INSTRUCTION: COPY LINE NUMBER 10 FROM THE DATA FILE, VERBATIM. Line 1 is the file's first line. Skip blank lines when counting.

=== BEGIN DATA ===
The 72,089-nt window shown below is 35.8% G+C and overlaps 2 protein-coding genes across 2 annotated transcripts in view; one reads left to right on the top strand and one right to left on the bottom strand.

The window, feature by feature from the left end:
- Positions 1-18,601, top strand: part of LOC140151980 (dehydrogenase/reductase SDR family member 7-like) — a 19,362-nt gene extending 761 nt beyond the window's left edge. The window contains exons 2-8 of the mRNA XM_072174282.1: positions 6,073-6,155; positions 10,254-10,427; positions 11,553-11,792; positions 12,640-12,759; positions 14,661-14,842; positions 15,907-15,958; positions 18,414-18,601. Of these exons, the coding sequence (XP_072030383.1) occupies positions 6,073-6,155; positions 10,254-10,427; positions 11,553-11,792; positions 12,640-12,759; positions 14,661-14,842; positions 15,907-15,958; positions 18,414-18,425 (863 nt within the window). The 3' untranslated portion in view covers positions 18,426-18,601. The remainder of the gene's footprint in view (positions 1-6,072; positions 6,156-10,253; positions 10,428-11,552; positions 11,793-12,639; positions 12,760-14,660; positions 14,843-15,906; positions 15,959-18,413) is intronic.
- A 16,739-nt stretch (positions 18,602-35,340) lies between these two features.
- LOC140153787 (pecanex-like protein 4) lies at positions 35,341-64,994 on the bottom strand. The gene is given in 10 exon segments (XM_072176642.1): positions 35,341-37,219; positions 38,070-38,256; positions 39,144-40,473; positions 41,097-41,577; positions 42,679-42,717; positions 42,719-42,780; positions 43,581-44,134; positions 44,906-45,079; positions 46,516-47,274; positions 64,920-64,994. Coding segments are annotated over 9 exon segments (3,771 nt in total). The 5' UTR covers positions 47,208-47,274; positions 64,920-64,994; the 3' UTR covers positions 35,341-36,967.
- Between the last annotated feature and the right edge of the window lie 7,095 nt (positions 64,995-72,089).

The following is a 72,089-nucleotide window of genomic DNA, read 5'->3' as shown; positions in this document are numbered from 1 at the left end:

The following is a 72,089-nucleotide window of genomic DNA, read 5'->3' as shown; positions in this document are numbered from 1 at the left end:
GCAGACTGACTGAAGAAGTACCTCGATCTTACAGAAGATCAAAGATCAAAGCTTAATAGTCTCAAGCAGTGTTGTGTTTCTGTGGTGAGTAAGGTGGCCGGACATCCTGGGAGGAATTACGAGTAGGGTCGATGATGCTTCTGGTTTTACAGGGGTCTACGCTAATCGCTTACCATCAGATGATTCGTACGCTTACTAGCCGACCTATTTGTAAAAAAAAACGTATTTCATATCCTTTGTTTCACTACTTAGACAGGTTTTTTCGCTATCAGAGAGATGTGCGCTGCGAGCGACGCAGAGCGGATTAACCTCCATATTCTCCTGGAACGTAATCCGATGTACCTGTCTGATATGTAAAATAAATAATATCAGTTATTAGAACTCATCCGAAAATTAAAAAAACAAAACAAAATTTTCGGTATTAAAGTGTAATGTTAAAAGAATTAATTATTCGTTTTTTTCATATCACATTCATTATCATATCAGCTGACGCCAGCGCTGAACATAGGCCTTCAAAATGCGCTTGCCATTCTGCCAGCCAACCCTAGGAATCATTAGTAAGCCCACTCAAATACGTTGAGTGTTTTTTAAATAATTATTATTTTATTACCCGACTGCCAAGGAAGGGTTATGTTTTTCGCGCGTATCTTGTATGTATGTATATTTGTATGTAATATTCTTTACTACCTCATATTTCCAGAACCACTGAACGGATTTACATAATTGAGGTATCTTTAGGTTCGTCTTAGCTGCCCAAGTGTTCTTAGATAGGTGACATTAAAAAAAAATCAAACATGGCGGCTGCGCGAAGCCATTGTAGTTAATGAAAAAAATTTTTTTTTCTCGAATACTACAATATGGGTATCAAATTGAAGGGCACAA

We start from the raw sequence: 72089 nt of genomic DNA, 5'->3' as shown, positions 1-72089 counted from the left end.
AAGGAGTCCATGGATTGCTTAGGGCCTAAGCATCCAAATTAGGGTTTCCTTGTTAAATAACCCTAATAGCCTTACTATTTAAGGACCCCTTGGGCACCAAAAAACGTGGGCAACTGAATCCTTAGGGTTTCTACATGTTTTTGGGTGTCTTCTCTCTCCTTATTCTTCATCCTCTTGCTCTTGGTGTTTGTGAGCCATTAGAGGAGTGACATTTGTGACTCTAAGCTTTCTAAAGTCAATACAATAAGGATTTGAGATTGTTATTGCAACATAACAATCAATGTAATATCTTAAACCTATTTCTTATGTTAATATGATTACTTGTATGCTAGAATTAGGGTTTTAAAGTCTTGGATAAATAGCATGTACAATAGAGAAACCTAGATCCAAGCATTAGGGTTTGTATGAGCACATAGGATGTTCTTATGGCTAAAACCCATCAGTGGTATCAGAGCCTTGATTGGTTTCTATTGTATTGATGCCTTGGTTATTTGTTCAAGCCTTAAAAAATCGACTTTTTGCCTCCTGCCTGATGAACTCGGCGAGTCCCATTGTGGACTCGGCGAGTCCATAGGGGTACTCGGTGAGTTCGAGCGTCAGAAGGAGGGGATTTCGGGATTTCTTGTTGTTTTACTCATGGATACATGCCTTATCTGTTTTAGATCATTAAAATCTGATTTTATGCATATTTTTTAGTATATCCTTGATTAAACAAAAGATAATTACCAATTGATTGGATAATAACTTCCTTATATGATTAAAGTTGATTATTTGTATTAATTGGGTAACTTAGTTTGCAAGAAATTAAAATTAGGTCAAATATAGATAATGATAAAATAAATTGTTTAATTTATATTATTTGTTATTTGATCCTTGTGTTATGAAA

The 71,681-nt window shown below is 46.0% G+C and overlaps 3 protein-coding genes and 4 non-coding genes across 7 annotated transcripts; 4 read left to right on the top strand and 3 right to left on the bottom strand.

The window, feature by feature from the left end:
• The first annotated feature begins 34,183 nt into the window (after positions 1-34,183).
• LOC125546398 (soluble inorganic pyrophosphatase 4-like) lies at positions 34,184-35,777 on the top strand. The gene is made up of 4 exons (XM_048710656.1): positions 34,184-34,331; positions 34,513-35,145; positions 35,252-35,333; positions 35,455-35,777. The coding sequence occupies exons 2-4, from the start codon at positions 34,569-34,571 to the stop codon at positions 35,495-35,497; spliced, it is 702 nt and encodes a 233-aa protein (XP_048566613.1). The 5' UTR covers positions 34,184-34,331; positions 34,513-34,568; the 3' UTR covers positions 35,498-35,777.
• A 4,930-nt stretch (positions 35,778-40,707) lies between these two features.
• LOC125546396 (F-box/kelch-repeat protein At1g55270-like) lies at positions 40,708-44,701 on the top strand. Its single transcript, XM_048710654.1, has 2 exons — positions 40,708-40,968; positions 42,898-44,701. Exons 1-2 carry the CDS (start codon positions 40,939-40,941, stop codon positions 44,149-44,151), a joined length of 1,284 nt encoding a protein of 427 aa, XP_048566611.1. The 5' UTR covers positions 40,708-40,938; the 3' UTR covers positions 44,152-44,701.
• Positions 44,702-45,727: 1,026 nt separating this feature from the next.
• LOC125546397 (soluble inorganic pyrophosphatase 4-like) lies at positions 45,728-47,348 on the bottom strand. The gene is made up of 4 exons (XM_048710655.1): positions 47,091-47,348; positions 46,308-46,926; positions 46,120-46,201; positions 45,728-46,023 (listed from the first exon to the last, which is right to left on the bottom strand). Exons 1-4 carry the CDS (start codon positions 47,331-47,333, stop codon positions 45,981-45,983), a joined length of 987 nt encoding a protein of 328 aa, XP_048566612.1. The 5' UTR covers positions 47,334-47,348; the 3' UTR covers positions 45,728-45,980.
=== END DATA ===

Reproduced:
We start from the raw sequence: 72089 nt of genomic DNA, 5'->3' as shown, positions 1-72089 counted from the left end.